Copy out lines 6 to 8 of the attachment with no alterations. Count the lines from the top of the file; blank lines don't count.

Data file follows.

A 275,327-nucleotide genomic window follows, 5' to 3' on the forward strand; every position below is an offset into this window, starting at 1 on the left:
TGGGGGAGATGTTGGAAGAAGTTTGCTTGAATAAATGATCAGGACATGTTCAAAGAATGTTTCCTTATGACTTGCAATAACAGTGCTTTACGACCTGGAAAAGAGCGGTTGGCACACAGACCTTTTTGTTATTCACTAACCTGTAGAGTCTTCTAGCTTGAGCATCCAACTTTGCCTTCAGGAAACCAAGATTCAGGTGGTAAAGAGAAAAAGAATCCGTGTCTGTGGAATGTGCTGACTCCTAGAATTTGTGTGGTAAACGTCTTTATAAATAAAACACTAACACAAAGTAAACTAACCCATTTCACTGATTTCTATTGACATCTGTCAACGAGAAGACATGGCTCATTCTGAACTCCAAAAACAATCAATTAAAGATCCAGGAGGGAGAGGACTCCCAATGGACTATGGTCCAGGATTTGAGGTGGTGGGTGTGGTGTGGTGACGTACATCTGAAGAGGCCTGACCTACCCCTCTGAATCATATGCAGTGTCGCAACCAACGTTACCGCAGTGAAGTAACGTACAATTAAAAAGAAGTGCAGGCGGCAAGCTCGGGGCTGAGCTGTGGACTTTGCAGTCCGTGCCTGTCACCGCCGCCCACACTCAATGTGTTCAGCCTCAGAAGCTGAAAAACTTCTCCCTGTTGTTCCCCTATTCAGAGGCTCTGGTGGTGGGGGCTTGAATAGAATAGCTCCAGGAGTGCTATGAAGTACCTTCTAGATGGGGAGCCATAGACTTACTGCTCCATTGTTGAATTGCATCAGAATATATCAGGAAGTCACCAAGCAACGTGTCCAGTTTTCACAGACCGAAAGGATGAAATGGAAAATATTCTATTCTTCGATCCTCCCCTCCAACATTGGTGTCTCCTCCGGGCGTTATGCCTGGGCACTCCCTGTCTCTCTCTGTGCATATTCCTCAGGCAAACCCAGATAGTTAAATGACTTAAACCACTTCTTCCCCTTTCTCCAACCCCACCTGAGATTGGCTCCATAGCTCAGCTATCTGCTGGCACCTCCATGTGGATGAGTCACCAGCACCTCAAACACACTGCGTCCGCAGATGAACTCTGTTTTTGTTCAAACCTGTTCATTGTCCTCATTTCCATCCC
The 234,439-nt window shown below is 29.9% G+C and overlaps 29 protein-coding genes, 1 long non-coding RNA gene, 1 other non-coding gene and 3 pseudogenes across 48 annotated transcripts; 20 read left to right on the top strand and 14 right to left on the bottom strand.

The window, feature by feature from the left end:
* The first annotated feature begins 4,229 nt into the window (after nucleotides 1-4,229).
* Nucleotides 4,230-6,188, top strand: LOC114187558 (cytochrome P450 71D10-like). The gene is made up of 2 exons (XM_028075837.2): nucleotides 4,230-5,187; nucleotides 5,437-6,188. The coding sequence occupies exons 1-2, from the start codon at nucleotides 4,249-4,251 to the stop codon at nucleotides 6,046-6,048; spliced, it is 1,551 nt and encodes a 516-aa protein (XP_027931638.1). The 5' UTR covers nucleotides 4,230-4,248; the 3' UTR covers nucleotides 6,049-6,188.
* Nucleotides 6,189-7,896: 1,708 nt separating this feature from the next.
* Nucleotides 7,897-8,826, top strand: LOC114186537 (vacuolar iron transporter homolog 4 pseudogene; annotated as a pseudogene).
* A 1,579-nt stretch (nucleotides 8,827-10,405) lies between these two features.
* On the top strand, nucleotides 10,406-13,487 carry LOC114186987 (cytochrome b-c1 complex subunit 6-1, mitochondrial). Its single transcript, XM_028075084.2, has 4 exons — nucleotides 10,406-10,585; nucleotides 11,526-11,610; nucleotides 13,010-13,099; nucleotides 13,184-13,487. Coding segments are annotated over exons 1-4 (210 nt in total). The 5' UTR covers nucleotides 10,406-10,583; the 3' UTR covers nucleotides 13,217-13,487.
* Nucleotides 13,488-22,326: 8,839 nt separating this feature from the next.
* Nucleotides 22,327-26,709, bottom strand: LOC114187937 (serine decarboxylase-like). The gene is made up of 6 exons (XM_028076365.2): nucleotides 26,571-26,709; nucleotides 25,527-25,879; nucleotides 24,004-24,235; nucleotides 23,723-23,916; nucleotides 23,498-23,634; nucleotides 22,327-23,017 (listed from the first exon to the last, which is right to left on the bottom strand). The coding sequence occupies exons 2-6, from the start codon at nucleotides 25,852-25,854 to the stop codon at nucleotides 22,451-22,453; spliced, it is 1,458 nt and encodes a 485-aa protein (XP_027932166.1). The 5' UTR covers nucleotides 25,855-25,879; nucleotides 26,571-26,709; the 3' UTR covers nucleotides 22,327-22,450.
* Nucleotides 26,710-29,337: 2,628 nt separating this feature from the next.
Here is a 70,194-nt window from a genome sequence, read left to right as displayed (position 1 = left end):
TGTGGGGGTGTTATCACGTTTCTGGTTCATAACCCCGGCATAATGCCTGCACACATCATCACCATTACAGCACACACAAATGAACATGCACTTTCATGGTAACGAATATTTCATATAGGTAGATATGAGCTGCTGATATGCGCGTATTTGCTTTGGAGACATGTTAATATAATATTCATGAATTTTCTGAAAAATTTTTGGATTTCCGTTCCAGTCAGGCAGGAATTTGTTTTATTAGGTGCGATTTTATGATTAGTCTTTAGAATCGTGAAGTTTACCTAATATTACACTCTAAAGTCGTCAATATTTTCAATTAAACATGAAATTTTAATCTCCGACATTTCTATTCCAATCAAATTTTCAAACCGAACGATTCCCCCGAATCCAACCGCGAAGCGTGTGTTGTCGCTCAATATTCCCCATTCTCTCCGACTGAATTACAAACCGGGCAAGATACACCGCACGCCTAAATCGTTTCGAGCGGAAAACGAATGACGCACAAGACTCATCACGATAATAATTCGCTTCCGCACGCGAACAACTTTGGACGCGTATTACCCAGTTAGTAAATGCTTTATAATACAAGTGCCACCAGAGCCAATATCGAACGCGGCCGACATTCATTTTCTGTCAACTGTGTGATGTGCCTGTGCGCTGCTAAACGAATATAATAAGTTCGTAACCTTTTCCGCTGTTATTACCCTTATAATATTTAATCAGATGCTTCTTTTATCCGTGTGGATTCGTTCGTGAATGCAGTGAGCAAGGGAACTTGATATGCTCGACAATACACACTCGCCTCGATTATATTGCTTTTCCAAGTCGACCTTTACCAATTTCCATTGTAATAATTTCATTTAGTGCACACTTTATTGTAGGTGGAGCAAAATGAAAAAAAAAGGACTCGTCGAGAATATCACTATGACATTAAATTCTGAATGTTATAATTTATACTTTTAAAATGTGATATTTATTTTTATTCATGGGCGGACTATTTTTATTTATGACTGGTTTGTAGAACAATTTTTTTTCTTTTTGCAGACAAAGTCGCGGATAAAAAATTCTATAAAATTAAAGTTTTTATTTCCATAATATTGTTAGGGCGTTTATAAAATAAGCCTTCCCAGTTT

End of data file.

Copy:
* Nucleotides 4,230-6,188, top strand: LOC114187558 (cytochrome P450 71D10-like). The gene is made up of 2 exons (XM_028075837.2): nucleotides 4,230-5,187; nucleotides 5,437-6,188. The coding sequence occupies exons 1-2, from the start codon at nucleotides 4,249-4,251 to the stop codon at nucleotides 6,046-6,048; spliced, it is 1,551 nt and encodes a 516-aa protein (XP_027931638.1). The 5' UTR covers nucleotides 4,230-4,248; the 3' UTR covers nucleotides 6,049-6,188.
* Nucleotides 6,189-7,896: 1,708 nt separating this feature from the next.
* Nucleotides 7,897-8,826, top strand: LOC114186537 (vacuolar iron transporter homolog 4 pseudogene; annotated as a pseudogene).